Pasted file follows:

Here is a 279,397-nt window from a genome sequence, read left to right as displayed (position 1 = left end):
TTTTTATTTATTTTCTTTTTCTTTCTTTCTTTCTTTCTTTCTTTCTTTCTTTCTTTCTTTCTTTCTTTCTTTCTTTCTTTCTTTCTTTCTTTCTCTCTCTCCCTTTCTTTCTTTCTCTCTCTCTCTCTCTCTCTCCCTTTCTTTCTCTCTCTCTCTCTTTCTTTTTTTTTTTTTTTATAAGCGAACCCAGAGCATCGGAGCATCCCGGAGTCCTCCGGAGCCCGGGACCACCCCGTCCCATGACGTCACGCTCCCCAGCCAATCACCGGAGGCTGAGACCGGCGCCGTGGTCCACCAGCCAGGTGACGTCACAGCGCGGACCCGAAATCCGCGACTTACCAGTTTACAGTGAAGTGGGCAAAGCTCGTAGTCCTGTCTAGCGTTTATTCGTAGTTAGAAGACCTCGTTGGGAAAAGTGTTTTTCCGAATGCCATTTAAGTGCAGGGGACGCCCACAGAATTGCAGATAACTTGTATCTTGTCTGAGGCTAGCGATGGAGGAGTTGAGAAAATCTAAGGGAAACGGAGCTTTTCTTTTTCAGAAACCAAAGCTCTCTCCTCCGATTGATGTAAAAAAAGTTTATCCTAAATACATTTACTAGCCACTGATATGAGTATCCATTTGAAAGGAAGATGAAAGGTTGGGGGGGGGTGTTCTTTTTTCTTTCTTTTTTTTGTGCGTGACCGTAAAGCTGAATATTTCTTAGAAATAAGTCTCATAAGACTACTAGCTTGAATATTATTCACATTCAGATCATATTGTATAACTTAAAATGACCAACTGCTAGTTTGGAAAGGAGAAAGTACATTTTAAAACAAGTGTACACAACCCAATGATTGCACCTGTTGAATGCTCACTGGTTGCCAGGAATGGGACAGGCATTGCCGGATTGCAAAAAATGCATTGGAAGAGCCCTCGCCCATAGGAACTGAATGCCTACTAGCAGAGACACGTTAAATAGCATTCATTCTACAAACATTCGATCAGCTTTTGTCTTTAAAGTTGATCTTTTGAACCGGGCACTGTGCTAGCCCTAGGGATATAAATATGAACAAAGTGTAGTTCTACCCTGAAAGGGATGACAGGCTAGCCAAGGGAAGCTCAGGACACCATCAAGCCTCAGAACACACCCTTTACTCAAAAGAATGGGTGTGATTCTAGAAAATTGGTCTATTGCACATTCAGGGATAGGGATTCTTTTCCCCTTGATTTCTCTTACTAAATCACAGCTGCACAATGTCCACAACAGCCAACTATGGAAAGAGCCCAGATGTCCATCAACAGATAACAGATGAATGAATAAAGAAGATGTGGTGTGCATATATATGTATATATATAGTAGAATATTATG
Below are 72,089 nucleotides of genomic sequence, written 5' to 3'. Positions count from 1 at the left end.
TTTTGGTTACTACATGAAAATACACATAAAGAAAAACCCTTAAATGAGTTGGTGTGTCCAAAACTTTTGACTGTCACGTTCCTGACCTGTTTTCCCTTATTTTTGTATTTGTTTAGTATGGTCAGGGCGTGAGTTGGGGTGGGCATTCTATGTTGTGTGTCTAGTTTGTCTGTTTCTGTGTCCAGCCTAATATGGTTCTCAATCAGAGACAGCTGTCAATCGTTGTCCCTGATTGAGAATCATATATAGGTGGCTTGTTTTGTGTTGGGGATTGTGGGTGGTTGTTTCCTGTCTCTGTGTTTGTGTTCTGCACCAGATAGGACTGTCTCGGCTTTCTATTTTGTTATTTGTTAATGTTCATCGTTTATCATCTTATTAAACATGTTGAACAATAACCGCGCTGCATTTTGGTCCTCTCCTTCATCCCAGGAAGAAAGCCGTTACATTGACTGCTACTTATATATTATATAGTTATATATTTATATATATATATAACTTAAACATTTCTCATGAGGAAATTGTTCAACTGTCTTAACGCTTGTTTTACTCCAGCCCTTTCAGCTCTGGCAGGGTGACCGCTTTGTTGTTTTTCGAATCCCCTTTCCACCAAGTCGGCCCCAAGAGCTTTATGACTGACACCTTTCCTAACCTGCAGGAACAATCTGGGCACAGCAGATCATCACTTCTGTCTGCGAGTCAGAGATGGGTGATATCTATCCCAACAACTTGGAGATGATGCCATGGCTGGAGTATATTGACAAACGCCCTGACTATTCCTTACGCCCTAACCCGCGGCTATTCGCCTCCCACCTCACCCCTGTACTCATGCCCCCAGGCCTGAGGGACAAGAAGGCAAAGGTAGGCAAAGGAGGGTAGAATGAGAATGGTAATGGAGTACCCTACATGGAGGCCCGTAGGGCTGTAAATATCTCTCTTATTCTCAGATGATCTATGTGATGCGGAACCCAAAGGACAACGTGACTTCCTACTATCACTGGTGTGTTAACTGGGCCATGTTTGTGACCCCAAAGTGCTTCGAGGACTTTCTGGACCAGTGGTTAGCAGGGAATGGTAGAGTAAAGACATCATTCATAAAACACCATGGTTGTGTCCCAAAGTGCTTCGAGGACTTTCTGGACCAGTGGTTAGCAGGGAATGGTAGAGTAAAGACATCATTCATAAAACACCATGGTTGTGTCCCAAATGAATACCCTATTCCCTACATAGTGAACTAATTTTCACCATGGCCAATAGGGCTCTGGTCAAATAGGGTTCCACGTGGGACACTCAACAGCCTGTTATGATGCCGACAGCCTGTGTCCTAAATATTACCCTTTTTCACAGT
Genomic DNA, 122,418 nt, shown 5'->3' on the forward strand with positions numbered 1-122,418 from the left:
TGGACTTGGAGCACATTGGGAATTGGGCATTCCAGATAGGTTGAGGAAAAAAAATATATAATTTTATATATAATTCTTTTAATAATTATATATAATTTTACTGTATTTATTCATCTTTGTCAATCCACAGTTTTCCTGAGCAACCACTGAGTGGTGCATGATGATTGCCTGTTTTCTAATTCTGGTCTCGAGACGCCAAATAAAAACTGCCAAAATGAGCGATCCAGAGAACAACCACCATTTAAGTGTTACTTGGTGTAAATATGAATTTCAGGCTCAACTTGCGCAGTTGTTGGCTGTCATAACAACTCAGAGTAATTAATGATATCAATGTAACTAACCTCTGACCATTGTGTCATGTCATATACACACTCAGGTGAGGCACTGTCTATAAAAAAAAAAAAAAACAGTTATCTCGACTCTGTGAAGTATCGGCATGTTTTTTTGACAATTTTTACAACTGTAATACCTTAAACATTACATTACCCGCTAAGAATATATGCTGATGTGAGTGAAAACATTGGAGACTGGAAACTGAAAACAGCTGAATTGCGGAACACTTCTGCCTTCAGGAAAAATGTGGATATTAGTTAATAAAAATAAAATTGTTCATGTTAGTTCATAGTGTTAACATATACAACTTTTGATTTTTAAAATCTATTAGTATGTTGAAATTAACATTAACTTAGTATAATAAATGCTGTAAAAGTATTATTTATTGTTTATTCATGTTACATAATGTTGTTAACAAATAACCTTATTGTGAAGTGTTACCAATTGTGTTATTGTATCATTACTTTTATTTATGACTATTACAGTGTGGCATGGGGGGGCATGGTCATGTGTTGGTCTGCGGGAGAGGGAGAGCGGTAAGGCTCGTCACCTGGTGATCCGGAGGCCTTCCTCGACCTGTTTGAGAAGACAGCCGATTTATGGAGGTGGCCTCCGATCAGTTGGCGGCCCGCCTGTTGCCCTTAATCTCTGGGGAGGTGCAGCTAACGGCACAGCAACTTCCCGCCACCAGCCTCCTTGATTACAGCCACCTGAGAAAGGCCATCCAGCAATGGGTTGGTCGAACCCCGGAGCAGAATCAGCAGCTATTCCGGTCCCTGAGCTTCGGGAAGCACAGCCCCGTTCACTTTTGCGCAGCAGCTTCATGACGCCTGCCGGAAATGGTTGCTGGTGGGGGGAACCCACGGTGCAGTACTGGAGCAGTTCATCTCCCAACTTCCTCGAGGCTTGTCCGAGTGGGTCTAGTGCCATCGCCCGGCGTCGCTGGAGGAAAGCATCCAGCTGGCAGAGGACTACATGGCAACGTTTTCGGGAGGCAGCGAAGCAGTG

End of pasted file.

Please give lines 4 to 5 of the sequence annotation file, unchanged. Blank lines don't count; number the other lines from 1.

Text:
TTTTGGTTACTACATGAAAATACACATAAAGAAAAACCCTTAAATGAGTTGGTGTGTCCAAAACTTTTGACTGTCACGTTCCTGACCTGTTTTCCCTTATTTTTGTATTTGTTTAGTATGGTCAGGGCGTGAGTTGGGGTGGGCATTCTATGTTGTGTGTCTAGTTTGTCTGTTTCTGTGTCCAGCCTAATATGGTTCTCAATCAGAGACAGCTGTCAATCGTTGTCCCTGATTGAGAATCATATATAGGTGGCTTGTTTTGTGTTGGGGATTGTGGGTGGTTGTTTCCTGTCTCTGTGTTTGTGTTCTGCACCAGATAGGACTGTCTCGGCTTTCTATTTTGTTATTTGTTAATGTTCATCGTTTATCATCTTATTAAACATGTTGAACAATAACCGCGCTGCATTTTGGTCCTCTCCTTCATCCCAGGAAGAAAGCCGTTACATTGACTGCTACTTATATATTATATAGTTATATATTTATATATATATATAACTTAAACATTTCTCATGAGGAAATTGTTCAACTGTCTTAACGCTTGTTTTACTCCAGCCCTTTCAGCTCTGGCAGGGTGACCGCTTTGTTGTTTTTCGAATCCCCTTTCCACCAAGTCGGCCCCAAGAGCTTTATGACTGACACCTTTCCTAACCTGCAGGAACAATCTGGGCACAGCAGATCATCACTTCTGTCTGCGAGTCAGAGATGGGTGATATCTATCCCAACAACTTGGAGATGATGCCATGGCTGGAGTATATTGACAAACGCCCTGACTATTCCTTACGCCCTAACCCGCGGCTATTCGCCTCCCACCTCACCCCTGTACTCATGCCCCCAGGCCTGAGGGACAAGAAGGCAAAGGTAGGCAAAGGAGGGTAGAATGAGAATGGTAATGGAGTACCCTACATGGAGGCCCGTAGGGCTGTAAATATCTCTCTTATTCTCAGATGATCTATGTGATGCGGAACCCAAAGGACAACGTGACTTCCTACTATCACTGGTGTGTTAACTGGGCCATGTTTGTGACCCCAAAGTGCTTCGAGGACTTTCTGGACCAGTGGTTAGCAGGGAATGGTAGAGTAAAGACATCATTCATAAAACACCATGGTTGTGTCCCAAAGTGCTTCGAGGACTTTCTGGACCAGTGGTTAGCAGGGAATGGTAGAGTAAAGACATCATTCATAAAACACCATGGTTGTGTCCCAAATGAATACCCTATTCCCTACATAGTGAACTAATTTTCACCATGGCCAATAGGGCTCTGGTCAAATAGGGTTCCACGTGGGACACTCAACAGCCTGTTATGATGCCGACAGCCTGTGTCCTAAATATTACCCTTTTTCACAGT
Genomic DNA, 122,418 nt, shown 5'->3' on the forward strand with positions numbered 1-122,418 from the left: